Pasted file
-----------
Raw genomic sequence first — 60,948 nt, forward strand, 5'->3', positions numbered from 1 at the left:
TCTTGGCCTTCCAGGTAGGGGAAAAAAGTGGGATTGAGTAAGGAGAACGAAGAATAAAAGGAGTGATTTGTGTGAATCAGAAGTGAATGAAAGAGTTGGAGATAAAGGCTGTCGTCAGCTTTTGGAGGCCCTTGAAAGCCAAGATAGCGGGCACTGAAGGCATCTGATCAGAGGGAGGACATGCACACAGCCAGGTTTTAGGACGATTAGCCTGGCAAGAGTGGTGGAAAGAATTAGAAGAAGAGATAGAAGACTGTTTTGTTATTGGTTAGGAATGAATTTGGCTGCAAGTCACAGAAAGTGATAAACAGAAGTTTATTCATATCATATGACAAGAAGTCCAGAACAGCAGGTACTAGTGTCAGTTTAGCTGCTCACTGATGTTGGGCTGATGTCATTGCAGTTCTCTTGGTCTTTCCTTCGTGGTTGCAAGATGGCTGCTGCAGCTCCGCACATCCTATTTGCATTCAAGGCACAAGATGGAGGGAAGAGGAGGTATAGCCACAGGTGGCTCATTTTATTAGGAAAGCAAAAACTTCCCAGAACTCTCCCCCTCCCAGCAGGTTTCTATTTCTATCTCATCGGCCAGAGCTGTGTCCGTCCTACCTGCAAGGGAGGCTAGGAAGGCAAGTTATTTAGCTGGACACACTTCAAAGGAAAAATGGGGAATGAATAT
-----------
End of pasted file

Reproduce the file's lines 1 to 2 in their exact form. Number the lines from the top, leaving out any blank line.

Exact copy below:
Raw genomic sequence first — 60,948 nt, forward strand, 5'->3', positions numbered from 1 at the left:
TCTTGGCCTTCCAGGTAGGGGAAAAAAGTGGGATTGAGTAAGGAGAACGAAGAATAAAAGGAGTGATTTGTGTGAATCAGAAGTGAATGAAAGAGTTGGAGATAAAGGCTGTCGTCAGCTTTTGGAGGCCCTTGAAAGCCAAGATAGCGGGCACTGAAGGCATCTGATCAGAGGGAGGACATGCACACAGCCAGGTTTTAGGACGATTAGCCTGGCAAGAGTGGTGGAAAGAATTAGAAGAAGAGATAGAAGACTGTTTTGTTATTGGTTAGGAATGAATTTGGCTGCAAGTCACAGAAAGTGATAAACAGAAGTTTATTCATATCATATGACAAGAAGTCCAGAACAGCAGGTACTAGTGTCAGTTTAGCTGCTCACTGATGTTGGGCTGATGTCATTGCAGTTCTCTTGGTCTTTCCTTCGTGGTTGCAAGATGGCTGCTGCAGCTCCGCACATCCTATTTGCATTCAAGGCACAAGATGGAGGGAAGAGGAGGTATAGCCACAGGTGGCTCATTTTATTAGGAAAGCAAAAACTTCCCAGAACTCTCCCCCTCCCAGCAGGTTTCTATTTCTATCTCATCGGCCAGAGCTGTGTCCGTCCTACCTGCAAGGGAGGCTAGGAAGGCAAGTTATTTAGCTGGACACACTTCAAAGGAAAAATGGGGAATGAATAT